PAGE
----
Yesterday I put on my brave pants (or, I guess, brave cycling shorts) and went to a women’s cycclocross clinic. The clinic was held at the same location as the cyclocross clinic I attended last year. (I didn’t get the full benefit of the clinic last year as my fatigue held me back from participating in all the event.) Anyway… the event was put on FOR FREE by local cycling group called, you’d never guess it, localcycling.com!
Once I made it to the park, we checked our tire pressure. With cyclocross you will want to run your pressure much lower than you might be used to. I had mine at 40 on the front, 45 on the back… and that was still much higher than the more experienced ladies were running. (They had theirs in the 20s!). So that is something I will experiment with.
We saddled up and rode over to the gazebo for some introduction stuff. As I made my way up the hill, I needed to be able to put my feet down… and my shoes would not unclip from the pedals. (This has been happening lately, but not on a steep hill). So… yeah… I fell over before practice even started. Thankfully, the grass was a soft landing. Unfortunately, my shoes didn’t even unclip when I fell, so the bike landed on me pretty hard. Not fun. Embarrassing and painful. I kicked my shoes out of the clips and brushed it off. Shit happens.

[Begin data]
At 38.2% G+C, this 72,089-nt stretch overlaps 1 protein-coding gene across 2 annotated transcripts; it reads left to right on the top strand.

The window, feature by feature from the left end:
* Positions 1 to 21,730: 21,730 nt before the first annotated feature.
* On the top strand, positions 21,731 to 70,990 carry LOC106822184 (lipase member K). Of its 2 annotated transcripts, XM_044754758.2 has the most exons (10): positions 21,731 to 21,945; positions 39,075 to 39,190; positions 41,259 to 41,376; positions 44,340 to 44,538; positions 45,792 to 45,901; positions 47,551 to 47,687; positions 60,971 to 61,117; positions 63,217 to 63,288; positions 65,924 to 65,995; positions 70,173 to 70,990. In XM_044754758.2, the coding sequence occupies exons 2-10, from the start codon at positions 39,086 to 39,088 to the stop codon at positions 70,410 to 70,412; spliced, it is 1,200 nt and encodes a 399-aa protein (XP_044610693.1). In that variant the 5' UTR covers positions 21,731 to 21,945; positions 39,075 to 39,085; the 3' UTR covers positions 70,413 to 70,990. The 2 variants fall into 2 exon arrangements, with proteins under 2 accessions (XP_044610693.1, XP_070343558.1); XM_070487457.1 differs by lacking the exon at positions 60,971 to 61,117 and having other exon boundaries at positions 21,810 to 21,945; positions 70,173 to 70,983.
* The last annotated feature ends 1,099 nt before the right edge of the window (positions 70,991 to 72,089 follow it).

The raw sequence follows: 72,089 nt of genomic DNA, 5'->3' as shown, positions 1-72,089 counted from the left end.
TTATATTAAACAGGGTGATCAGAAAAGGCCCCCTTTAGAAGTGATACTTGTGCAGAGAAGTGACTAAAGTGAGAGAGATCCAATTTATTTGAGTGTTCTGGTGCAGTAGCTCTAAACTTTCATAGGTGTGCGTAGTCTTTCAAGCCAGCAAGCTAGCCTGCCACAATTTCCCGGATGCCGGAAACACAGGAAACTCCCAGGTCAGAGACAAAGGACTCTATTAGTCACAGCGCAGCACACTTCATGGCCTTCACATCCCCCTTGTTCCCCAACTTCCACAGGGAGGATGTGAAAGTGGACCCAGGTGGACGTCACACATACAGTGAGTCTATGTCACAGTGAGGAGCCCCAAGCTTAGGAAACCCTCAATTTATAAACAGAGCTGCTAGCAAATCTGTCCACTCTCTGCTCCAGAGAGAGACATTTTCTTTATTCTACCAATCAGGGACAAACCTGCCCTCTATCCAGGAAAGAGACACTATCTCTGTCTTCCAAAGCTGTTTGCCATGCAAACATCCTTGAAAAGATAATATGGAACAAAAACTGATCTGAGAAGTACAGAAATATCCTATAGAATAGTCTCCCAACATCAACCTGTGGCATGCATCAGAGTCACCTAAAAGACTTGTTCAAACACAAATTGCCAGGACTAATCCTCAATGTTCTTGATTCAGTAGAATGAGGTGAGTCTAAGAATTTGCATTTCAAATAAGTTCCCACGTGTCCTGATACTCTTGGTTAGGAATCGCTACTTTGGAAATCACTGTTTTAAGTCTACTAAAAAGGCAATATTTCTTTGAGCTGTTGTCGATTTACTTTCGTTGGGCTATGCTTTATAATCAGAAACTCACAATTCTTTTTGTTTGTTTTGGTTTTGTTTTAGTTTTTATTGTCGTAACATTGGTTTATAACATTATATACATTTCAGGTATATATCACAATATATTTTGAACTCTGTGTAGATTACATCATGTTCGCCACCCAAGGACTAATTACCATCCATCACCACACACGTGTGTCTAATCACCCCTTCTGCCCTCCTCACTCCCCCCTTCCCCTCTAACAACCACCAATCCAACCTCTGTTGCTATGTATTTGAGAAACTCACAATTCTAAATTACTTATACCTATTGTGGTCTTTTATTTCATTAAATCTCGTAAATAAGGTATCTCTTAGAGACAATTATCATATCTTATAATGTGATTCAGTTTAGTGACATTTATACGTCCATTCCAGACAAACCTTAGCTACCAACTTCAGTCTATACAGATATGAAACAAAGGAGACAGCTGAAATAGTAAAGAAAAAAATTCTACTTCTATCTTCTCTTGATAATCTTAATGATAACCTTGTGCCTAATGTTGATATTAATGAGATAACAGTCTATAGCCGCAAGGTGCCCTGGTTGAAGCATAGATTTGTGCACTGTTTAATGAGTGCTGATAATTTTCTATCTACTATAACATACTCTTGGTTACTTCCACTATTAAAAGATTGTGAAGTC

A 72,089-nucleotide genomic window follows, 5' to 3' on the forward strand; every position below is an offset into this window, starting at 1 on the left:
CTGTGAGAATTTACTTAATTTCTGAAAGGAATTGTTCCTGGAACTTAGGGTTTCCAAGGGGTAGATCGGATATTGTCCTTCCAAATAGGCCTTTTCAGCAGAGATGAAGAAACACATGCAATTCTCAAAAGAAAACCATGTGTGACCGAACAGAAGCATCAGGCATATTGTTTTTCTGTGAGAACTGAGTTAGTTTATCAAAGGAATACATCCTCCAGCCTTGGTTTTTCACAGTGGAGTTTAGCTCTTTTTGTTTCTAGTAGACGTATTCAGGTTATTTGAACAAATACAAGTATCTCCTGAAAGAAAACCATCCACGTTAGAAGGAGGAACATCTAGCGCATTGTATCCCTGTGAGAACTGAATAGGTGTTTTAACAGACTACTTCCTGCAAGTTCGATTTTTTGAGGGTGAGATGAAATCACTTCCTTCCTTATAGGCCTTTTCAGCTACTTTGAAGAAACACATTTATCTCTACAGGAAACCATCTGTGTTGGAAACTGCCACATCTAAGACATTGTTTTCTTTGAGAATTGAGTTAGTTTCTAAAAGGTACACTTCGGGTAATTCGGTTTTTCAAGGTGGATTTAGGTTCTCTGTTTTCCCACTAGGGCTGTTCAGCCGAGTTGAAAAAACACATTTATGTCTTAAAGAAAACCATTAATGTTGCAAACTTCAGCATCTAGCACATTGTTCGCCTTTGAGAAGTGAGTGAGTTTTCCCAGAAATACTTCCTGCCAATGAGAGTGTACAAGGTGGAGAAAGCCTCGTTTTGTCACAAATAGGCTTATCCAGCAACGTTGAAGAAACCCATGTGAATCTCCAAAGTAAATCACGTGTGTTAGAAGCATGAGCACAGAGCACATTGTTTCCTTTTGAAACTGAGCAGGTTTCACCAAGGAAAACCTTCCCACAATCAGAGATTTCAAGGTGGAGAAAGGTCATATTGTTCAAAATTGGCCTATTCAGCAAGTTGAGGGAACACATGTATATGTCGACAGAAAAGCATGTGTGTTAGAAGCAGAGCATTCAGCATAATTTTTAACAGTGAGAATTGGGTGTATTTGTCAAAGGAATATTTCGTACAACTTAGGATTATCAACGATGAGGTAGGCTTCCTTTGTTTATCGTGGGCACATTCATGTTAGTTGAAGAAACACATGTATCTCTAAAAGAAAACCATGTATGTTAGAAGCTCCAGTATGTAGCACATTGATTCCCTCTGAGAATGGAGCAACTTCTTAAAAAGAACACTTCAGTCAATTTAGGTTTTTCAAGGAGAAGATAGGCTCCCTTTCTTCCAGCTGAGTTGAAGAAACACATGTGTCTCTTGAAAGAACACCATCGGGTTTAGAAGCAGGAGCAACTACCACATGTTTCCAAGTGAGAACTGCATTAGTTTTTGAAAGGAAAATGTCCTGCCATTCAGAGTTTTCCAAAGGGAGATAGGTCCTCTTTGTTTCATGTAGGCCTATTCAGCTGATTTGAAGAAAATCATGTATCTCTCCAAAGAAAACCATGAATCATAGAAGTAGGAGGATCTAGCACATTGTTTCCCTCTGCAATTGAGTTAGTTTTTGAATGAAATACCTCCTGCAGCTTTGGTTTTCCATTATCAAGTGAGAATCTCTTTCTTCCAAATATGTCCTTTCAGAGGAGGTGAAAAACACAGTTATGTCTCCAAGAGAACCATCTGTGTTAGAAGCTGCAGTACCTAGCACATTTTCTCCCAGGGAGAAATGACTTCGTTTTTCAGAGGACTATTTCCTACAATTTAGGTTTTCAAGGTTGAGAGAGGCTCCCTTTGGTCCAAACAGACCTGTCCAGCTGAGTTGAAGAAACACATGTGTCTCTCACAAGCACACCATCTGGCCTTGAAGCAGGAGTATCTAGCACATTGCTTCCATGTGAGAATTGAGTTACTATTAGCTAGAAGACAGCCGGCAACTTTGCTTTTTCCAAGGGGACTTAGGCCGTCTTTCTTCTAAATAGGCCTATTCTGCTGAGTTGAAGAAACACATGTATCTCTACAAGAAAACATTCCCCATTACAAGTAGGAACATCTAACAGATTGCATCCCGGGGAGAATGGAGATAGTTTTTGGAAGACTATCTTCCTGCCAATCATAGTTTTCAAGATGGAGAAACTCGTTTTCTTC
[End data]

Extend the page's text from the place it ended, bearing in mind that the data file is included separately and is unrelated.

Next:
During the intro, the subject of shoes and clips came up, so I did ask about my problem. It sounds like there are a number of things to check out with my cleats and clips to get them working properly. As we started working on mounts / dismounts, my shoes were will sticking in the pedals (and I had to stand with my full body weight to get them to clip back in) so I decided to ditch the MTB shoes and just wear sneakers for the session.
During the session, we worked on dismounting and then mounting. Once we had that down, we learned various ways to pick up and run with our bikes. Finally, we put it all together and did an obstacle drill. (Dismount bike, pick it up, clear the obstacle, mount bike and ride away). Our very last part of the sessions was practicing riding a full course.
I highly recommend attending a clinic, and especially a women’s only clinic. (If you are a woman, that is). I found that when I attended the co-ed clinic last year, I felt a bit intimidated by learning and practicing alongside men. (Mostly because lugging a bike around was much easier for them.) But also because you can pick up tricks and tips that only a woman might know. (How we can compensate for less upper-body strength in picking up a bike. And how to jump on without hurting your crotch, for example!)
It has been raining off and on here, and some of the local trails have closed… but I am assured that cyclocross practice will happen rain or shine. (Practice in what you race in!) I will report back on how that goes.
In the meantime, look out for my post on “Getting Started in Cyclocross,” the first in my cyclocross series! I will be having some amazing guest experts helping us to get going in the sport!